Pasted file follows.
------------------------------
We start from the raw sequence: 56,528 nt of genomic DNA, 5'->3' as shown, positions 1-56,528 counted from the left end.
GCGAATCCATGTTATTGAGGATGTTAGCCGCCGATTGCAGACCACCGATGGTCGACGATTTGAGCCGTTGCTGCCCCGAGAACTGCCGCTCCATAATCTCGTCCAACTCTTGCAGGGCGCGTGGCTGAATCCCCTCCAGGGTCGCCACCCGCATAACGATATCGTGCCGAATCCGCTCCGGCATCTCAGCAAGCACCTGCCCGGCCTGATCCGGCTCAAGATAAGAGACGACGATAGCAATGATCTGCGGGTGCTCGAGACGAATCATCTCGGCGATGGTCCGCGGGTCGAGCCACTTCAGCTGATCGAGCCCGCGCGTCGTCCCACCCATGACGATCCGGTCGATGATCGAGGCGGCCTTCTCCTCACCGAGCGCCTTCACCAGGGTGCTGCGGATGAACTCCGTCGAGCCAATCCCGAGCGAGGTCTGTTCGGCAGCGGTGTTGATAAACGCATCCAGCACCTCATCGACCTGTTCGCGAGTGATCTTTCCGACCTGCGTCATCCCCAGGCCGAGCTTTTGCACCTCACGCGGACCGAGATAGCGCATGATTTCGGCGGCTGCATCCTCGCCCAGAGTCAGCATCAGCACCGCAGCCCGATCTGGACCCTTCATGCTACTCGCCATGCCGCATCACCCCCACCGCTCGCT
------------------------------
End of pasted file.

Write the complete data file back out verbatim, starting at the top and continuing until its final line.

We start from the raw sequence: 56,528 nt of genomic DNA, 5'->3' as shown, positions 1-56,528 counted from the left end.
GCGAATCCATGTTATTGAGGATGTTAGCCGCCGATTGCAGACCACCGATGGTCGACGATTTGAGCCGTTGCTGCCCCGAGAACTGCCGCTCCATAATCTCGTCCAACTCTTGCAGGGCGCGTGGCTGAATCCCCTCCAGGGTCGCCACCCGCATAACGATATCGTGCCGAATCCGCTCCGGCATCTCAGCAAGCACCTGCCCGGCCTGATCCGGCTCAAGATAAGAGACGACGATAGCAATGATCTGCGGGTGCTCGAGACGAATCATCTCGGCGATGGTCCGCGGGTCGAGCCACTTCAGCTGATCGAGCCCGCGCGTCGTCCCACCCATGACGATCCGGTCGATGATCGAGGCGGCCTTCTCCTCACCGAGCGCCTTCACCAGGGTGCTGCGGATGAACTCCGTCGAGCCAATCCCGAGCGAGGTCTGTTCGGCAGCGGTGTTGATAAACGCATCCAGCACCTCATCGACCTGTTCGCGAGTGATCTTTCCGACCTGCGTCATCCCCAGGCCGAGCTTTTGCACCTCACGCGGACCGAGATAGCGCATGATTTCGGCGGCTGCATCCTCGCCCAGAGTCAGCATCAGCACCGCAGCCCGATCTGGACCCTTCATGCTACTCGCCATGCCGCATCACCCCCACCGCTCGCT